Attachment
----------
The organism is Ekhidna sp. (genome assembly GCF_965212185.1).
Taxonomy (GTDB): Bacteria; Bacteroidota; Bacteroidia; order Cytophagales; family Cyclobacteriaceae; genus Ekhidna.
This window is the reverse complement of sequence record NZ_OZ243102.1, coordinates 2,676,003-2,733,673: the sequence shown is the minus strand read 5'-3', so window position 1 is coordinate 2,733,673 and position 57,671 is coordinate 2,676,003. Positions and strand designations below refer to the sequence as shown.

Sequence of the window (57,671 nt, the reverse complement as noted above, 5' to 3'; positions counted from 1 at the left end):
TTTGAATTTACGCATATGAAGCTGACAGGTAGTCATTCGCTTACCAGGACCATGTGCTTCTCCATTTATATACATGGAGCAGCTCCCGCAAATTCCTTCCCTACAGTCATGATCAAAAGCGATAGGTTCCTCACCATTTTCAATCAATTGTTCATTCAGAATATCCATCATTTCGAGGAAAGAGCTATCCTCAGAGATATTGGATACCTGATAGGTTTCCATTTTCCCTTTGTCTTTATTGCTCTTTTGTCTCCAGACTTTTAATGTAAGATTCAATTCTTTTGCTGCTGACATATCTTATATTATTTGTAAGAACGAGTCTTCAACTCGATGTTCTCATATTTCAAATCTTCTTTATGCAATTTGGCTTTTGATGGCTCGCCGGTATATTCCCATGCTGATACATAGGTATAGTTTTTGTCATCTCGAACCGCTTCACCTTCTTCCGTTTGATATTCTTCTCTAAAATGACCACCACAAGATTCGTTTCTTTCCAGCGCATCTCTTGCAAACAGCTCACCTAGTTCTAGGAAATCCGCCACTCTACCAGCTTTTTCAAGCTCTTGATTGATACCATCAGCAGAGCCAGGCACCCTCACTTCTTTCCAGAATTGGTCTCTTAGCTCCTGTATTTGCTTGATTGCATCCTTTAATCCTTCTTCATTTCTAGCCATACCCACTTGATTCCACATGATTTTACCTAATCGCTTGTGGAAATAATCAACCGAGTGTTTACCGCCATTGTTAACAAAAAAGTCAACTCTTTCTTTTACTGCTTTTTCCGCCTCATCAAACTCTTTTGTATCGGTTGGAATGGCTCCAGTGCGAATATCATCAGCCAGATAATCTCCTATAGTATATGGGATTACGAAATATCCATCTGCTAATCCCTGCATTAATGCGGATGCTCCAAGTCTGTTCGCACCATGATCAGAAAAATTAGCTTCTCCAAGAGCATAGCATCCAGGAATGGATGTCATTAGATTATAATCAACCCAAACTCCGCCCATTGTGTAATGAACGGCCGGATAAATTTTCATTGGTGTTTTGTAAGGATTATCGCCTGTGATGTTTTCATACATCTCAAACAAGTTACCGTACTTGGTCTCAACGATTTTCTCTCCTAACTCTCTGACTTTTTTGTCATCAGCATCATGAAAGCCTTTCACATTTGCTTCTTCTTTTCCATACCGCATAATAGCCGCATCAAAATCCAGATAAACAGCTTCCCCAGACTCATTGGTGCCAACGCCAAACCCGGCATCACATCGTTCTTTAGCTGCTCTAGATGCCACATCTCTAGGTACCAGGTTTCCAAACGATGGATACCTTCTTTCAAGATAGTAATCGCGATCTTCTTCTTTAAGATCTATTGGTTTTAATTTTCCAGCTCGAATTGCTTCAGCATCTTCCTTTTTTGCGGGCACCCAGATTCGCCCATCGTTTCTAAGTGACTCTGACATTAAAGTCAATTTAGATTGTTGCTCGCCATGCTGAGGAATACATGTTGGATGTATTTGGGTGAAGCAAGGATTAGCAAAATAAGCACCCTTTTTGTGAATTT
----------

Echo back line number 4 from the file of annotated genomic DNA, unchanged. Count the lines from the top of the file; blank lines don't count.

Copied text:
Sequence of the window (57,671 nt, the reverse complement as noted above, 5' to 3'; positions counted from 1 at the left end):